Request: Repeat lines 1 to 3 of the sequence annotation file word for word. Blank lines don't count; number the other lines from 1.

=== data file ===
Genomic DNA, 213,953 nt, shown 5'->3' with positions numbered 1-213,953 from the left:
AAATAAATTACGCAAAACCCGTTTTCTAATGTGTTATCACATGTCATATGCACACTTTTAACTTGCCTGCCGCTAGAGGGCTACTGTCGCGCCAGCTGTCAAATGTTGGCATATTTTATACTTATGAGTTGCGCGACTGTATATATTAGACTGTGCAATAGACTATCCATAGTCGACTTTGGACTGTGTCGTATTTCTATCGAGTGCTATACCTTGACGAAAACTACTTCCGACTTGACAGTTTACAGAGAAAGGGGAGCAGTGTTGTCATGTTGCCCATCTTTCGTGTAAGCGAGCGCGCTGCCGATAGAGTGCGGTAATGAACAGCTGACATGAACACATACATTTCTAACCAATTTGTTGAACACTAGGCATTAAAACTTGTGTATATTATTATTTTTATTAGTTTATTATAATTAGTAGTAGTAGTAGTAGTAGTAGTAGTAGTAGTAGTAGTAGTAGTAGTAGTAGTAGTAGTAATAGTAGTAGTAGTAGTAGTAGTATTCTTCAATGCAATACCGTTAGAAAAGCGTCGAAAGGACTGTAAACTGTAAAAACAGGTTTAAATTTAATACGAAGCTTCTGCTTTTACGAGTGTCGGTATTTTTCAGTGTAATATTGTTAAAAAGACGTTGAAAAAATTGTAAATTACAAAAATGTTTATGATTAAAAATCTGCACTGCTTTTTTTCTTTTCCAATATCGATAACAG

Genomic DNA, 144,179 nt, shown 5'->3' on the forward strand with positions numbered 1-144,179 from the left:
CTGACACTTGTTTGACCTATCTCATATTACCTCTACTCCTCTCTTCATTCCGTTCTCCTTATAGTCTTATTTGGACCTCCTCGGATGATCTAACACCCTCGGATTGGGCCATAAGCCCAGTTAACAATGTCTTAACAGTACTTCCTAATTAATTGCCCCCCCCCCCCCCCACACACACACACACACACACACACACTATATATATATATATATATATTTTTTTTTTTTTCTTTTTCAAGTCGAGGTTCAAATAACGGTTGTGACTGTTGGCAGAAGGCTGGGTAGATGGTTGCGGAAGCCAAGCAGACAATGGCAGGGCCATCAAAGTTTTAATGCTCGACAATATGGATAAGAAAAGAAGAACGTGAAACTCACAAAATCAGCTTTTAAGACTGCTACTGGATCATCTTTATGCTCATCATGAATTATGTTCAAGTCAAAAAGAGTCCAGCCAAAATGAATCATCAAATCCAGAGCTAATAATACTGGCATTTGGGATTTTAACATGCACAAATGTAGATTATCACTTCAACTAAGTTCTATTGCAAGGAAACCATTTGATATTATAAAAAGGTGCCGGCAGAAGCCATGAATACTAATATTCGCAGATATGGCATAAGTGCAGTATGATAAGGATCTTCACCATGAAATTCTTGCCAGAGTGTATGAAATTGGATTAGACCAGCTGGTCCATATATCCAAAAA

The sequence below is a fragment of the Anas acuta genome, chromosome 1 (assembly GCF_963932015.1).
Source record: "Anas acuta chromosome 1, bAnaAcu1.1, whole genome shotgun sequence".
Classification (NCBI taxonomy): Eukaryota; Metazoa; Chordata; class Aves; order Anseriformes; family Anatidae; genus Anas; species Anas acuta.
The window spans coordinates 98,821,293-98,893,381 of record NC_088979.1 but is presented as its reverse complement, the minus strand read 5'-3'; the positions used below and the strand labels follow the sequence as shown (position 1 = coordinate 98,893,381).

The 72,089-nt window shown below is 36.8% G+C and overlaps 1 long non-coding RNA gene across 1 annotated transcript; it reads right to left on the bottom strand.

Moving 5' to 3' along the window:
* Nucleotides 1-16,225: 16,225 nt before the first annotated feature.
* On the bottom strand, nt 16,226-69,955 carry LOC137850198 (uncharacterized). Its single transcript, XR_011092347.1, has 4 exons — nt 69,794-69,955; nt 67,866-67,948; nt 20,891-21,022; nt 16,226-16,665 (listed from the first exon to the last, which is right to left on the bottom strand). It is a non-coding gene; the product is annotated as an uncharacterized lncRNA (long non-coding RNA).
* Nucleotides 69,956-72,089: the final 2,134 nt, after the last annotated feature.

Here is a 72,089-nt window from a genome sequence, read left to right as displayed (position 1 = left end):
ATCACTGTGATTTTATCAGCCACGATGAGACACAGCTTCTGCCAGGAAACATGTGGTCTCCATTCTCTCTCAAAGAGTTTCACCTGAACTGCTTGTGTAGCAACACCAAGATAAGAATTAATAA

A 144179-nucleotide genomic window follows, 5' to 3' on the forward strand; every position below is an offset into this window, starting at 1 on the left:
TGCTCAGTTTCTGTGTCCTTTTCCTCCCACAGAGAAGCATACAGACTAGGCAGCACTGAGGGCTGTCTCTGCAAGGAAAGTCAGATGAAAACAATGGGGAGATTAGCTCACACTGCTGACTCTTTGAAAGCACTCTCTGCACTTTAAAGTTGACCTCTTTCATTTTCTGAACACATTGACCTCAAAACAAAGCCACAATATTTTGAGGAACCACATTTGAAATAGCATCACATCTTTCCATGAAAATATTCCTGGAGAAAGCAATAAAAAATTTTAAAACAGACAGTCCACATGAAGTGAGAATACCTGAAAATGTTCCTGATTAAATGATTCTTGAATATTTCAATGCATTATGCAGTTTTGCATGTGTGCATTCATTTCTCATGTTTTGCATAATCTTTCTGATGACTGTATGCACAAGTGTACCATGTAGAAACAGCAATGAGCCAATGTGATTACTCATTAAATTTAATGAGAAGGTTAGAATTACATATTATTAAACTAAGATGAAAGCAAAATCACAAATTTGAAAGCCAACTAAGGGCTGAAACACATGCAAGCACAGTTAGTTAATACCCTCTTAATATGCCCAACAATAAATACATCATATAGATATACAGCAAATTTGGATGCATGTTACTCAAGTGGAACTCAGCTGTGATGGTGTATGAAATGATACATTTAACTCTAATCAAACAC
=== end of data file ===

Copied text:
Genomic DNA, 213,953 nt, shown 5'->3' with positions numbered 1-213,953 from the left:
AAATAAATTACGCAAAACCCGTTTTCTAATGTGTTATCACATGTCATATGCACACTTTTAACTTGCCTGCCGCTAGAGGGCTACTGTCGCGCCAGCTGTCAAATGTTGGCATATTTTATACTTATGAGTTGCGCGACTGTATATATTAGACTGTGCAATAGACTATCCATAGTCGACTTTGGACTGTGTCGTATTTCTATCGAGTGCTATACCTTGACGAAAACTACTTCCGACTTGACAGTTTACAGAGAAAGGGGAGCAGTGTTGTCATGTTGCCCATCTTTCGTGTAAGCGAGCGCGCTGCCGATAGAGTGCGGTAATGAACAGCTGACATGAACACATACATTTCTAACCAATTTGTTGAACACTAGGCATTAAAACTTGTGTATATTATTATTTTTATTAGTTTATTATAATTAGTAGTAGTAGTAGTAGTAGTAGTAGTAGTAGTAGTAGTAGTAGTAGTAGTAGTAGTAGTAATAGTAGTAGTAGTAGTAGTAGTATTCTTCAATGCAATACCGTTAGAAAAGCGTCGAAAGGACTGTAAACTGTAAAAACAGGTTTAAATTTAATACGAAGCTTCTGCTTTTACGAGTGTCGGTATTTTTCAGTGTAATATTGTTAAAAAGACGTTGAAAAAATTGTAAATTACAAAAATGTTTATGATTAAAAATCTGCACTGCTTTTTTTCTTTTCCAATATCGATAACAG

Genomic DNA, 144,179 nt, shown 5'->3' on the forward strand with positions numbered 1-144,179 from the left: